in the wild
Naturally, Firefox's popularity has brought out the attackers. Many different attacks "in the wild" specifically target Firefox users, making it the second-most-attacked browser behind Internet Explorer. Firefox 3.0 has had at least 39 separate vulnerabilities in less than six months (as compared to 154 vulnerabilities for Firefox 2.0 during its lifetime). Seventy-five percent of these exploits were ranked high-criticality, and a third allowed complete system compromise.
One of the common complaints about Firefox is its lack of support for the enterprise. Although Mozilla doesn't directly offer tools to ease large installations or to centrally manage Firefox through Group Policy, these are available from independent providers including FirefoxADM and FrontMotion.
All in all, Firefox is a sophisticated open source browser that has earned its place as a market leader. Like Internet Explorer, Firefox enjoys widespread popularity and third-party support. And like Internet Explorer, it continues to struggle with frequently found vulnerabilities, perhaps due in part to the vendor's commitment to SDL (Security Development Lifecycle) processes, which initially lead to more vulnerabilities being uncovered during testing. Firefox makes a good browser choice for anyone, but especially for users who want to purposefully avoid Internet Explorer (and ActiveX) or who don't need the finest granularity (e.g., multiple security zones) in their browser's security.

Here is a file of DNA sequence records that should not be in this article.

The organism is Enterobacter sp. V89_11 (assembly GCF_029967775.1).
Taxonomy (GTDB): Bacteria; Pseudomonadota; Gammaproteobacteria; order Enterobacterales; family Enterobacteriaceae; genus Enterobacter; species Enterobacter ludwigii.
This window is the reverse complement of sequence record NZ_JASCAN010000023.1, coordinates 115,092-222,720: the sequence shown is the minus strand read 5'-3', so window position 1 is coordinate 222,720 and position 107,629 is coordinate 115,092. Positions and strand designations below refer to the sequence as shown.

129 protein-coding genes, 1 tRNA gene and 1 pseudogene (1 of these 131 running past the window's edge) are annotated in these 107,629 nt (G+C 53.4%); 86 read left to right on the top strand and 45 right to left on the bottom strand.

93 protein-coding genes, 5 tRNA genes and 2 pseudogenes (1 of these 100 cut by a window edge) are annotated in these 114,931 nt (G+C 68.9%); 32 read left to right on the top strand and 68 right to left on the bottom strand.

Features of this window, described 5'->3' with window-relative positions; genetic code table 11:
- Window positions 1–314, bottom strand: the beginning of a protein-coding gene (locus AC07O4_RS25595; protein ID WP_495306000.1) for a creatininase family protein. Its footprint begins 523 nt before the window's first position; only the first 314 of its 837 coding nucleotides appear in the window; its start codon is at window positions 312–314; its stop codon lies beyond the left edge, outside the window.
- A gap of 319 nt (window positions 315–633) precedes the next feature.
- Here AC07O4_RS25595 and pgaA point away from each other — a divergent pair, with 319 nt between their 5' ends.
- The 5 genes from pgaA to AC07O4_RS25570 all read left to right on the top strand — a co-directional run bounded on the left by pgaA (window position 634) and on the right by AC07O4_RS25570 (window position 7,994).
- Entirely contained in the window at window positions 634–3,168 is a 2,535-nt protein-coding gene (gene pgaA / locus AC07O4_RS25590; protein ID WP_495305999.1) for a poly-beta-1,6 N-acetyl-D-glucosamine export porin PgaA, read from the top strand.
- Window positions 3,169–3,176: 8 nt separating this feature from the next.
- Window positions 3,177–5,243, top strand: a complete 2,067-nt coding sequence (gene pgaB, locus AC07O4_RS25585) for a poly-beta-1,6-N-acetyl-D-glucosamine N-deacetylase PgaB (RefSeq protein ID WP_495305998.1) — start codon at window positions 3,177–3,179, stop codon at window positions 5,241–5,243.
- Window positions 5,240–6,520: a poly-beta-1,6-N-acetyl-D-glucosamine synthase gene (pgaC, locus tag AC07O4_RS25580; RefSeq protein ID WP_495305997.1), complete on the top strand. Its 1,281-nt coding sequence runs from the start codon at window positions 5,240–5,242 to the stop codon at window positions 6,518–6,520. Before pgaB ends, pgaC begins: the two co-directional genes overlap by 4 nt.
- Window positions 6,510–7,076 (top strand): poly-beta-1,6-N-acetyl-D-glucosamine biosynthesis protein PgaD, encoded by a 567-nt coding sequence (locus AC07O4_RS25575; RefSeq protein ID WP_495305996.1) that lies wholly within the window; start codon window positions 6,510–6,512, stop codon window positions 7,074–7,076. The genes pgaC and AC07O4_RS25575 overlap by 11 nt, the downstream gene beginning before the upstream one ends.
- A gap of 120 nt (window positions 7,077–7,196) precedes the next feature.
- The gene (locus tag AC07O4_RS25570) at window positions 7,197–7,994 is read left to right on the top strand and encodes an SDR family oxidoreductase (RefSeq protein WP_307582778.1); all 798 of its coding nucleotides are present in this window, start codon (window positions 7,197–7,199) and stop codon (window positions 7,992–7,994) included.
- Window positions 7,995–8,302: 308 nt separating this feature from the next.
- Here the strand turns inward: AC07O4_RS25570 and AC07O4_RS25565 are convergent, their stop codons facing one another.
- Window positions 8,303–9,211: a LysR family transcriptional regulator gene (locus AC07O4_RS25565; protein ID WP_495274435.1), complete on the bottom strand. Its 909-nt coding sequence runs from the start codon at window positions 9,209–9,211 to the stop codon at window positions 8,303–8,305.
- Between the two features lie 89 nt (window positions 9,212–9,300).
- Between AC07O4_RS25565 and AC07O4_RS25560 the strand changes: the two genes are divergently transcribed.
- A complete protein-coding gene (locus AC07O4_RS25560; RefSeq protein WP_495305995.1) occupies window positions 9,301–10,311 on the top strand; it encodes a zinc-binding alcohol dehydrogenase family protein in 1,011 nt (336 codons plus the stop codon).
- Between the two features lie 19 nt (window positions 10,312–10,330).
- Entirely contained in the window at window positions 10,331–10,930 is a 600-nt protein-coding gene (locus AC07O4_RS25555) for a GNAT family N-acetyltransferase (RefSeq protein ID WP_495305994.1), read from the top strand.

This story, "How Secure Is Firefox?" was originally published by InfoWorld.